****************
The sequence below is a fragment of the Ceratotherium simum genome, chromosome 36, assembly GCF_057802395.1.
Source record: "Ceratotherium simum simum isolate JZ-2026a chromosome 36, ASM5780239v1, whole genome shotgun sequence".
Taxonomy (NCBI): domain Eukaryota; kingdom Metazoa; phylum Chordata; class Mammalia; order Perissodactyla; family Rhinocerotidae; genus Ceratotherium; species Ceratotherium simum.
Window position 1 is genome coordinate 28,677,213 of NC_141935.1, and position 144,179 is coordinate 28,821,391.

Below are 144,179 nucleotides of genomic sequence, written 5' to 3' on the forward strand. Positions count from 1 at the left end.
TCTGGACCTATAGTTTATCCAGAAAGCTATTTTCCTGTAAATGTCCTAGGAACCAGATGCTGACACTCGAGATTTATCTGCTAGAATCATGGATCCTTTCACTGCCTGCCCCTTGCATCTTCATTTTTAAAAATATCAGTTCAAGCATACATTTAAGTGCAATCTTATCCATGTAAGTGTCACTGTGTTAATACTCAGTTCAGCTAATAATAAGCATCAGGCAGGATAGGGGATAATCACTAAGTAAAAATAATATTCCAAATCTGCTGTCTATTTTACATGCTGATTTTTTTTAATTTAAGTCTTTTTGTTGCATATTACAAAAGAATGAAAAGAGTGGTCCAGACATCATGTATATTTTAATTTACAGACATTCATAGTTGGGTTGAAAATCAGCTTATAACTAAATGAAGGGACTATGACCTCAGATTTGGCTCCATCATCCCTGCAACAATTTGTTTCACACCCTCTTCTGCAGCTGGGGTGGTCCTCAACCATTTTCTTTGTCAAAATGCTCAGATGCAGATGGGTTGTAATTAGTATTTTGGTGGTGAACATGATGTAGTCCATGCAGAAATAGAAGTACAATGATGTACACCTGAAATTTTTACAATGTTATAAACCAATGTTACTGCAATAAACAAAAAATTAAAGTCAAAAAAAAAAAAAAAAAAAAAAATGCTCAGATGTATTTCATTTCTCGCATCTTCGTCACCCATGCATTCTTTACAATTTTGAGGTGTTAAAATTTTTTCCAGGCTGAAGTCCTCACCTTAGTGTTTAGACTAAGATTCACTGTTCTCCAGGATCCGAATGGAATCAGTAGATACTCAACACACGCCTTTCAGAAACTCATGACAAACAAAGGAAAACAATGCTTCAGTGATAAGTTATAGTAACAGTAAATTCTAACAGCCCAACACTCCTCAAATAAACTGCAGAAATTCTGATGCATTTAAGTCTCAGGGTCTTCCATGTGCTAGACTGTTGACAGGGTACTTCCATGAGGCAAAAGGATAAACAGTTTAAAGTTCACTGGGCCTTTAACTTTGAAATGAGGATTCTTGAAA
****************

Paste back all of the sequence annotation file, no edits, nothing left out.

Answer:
The sequence below is a fragment of the Ceratotherium simum genome, chromosome 36, assembly GCF_057802395.1.
Source record: "Ceratotherium simum simum isolate JZ-2026a chromosome 36, ASM5780239v1, whole genome shotgun sequence".
Taxonomy (NCBI): domain Eukaryota; kingdom Metazoa; phylum Chordata; class Mammalia; order Perissodactyla; family Rhinocerotidae; genus Ceratotherium; species Ceratotherium simum.
Window position 1 is genome coordinate 28,677,213 of NC_141935.1, and position 144,179 is coordinate 28,821,391.

Below are 144,179 nucleotides of genomic sequence, written 5' to 3' on the forward strand. Positions count from 1 at the left end.
TCTGGACCTATAGTTTATCCAGAAAGCTATTTTCCTGTAAATGTCCTAGGAACCAGATGCTGACACTCGAGATTTATCTGCTAGAATCATGGATCCTTTCACTGCCTGCCCCTTGCATCTTCATTTTTAAAAATATCAGTTCAAGCATACATTTAAGTGCAATCTTATCCATGTAAGTGTCACTGTGTTAATACTCAGTTCAGCTAATAATAAGCATCAGGCAGGATAGGGGATAATCACTAAGTAAAAATAATATTCCAAATCTGCTGTCTATTTTACATGCTGATTTTTTTTAATTTAAGTCTTTTTGTTGCATATTACAAAAGAATGAAAAGAGTGGTCCAGACATCATGTATATTTTAATTTACAGACATTCATAGTTGGGTTGAAAATCAGCTTATAACTAAATGAAGGGACTATGACCTCAGATTTGGCTCCATCATCCCTGCAACAATTTGTTTCACACCCTCTTCTGCAGCTGGGGTGGTCCTCAACCATTTTCTTTGTCAAAATGCTCAGATGCAGATGGGTTGTAATTAGTATTTTGGTGGTGAACATGATGTAGTCCATGCAGAAATAGAAGTACAATGATGTACACCTGAAATTTTTACAATGTTATAAACCAATGTTACTGCAATAAACAAAAAATTAAAGTCAAAAAAAAAAAAAAAAAAAAAAATGCTCAGATGTATTTCATTTCTCGCATCTTCGTCACCCATGCATTCTTTACAATTTTGAGGTGTTAAAATTTTTTCCAGGCTGAAGTCCTCACCTTAGTGTTTAGACTAAGATTCACTGTTCTCCAGGATCCGAATGGAATCAGTAGATACTCAACACACGCCTTTCAGAAACTCATGACAAACAAAGGAAAACAATGCTTCAGTGATAAGTTATAGTAACAGTAAATTCTAACAGCCCAACACTCCTCAAATAAACTGCAGAAATTCTGATGCATTTAAGTCTCAGGGTCTTCCATGTGCTAGACTGTTGACAGGGTACTTCCATGAGGCAAAAGGATAAACAGTTTAAAGTTCACTGGGCCTTTAACTTTGAAATGAGGATTCTTGAAA